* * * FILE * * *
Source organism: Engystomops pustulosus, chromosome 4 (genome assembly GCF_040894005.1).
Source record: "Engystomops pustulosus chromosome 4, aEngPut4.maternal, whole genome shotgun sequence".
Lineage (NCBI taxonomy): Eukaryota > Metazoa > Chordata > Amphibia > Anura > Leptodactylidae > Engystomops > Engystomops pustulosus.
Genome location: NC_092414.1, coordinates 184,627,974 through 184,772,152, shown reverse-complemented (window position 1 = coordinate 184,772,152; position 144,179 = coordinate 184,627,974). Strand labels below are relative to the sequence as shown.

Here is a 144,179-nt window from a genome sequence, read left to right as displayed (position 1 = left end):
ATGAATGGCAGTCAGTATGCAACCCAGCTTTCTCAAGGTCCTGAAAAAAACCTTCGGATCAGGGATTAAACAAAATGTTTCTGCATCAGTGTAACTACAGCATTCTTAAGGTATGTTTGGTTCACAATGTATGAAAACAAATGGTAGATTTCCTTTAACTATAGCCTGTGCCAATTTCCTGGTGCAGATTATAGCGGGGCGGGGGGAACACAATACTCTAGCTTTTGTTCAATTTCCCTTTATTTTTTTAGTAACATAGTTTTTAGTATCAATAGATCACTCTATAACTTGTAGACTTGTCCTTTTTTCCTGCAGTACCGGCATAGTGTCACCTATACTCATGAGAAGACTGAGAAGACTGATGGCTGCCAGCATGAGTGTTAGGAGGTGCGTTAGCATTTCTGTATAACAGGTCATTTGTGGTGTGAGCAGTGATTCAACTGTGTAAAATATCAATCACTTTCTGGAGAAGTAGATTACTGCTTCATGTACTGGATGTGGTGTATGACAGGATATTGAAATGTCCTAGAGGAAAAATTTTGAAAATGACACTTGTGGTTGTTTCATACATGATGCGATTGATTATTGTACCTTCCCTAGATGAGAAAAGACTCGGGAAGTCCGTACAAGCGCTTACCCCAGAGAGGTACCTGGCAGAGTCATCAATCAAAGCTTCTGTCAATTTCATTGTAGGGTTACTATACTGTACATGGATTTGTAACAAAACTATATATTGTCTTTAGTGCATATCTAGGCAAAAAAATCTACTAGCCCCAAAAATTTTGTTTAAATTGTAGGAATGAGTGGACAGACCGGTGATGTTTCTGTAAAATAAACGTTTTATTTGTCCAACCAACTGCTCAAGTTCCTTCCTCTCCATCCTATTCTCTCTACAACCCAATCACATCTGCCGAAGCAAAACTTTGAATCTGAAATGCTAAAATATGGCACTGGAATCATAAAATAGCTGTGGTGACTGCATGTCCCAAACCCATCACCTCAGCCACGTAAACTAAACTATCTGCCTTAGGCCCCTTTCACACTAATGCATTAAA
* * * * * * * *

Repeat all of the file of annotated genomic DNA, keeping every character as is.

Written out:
Source organism: Engystomops pustulosus, chromosome 4 (genome assembly GCF_040894005.1).
Source record: "Engystomops pustulosus chromosome 4, aEngPut4.maternal, whole genome shotgun sequence".
Lineage (NCBI taxonomy): Eukaryota > Metazoa > Chordata > Amphibia > Anura > Leptodactylidae > Engystomops > Engystomops pustulosus.
Genome location: NC_092414.1, coordinates 184,627,974 through 184,772,152, shown reverse-complemented (window position 1 = coordinate 184,772,152; position 144,179 = coordinate 184,627,974). Strand labels below are relative to the sequence as shown.

Here is a 144,179-nt window from a genome sequence, read left to right as displayed (position 1 = left end):
ATGAATGGCAGTCAGTATGCAACCCAGCTTTCTCAAGGTCCTGAAAAAAACCTTCGGATCAGGGATTAAACAAAATGTTTCTGCATCAGTGTAACTACAGCATTCTTAAGGTATGTTTGGTTCACAATGTATGAAAACAAATGGTAGATTTCCTTTAACTATAGCCTGTGCCAATTTCCTGGTGCAGATTATAGCGGGGCGGGGGGAACACAATACTCTAGCTTTTGTTCAATTTCCCTTTATTTTTTTAGTAACATAGTTTTTAGTATCAATAGATCACTCTATAACTTGTAGACTTGTCCTTTTTTCCTGCAGTACCGGCATAGTGTCACCTATACTCATGAGAAGACTGAGAAGACTGATGGCTGCCAGCATGAGTGTTAGGAGGTGCGTTAGCATTTCTGTATAACAGGTCATTTGTGGTGTGAGCAGTGATTCAACTGTGTAAAATATCAATCACTTTCTGGAGAAGTAGATTACTGCTTCATGTACTGGATGTGGTGTATGACAGGATATTGAAATGTCCTAGAGGAAAAATTTTGAAAATGACACTTGTGGTTGTTTCATACATGATGCGATTGATTATTGTACCTTCCCTAGATGAGAAAAGACTCGGGAAGTCCGTACAAGCGCTTACCCCAGAGAGGTACCTGGCAGAGTCATCAATCAAAGCTTCTGTCAATTTCATTGTAGGGTTACTATACTGTACATGGATTTGTAACAAAACTATATATTGTCTTTAGTGCATATCTAGGCAAAAAAATCTACTAGCCCCAAAAATTTTGTTTAAATTGTAGGAATGAGTGGACAGACCGGTGATGTTTCTGTAAAATAAACGTTTTATTTGTCCAACCAACTGCTCAAGTTCCTTCCTCTCCATCCTATTCTCTCTACAACCCAATCACATCTGCCGAAGCAAAACTTTGAATCTGAAATGCTAAAATATGGCACTGGAATCATAAAATAGCTGTGGTGACTGCATGTCCCAAACCCATCACCTCAGCCACGTAAACTAAACTATCTGCCTTAGGCCCCTTTCACACTAATGCATTAAA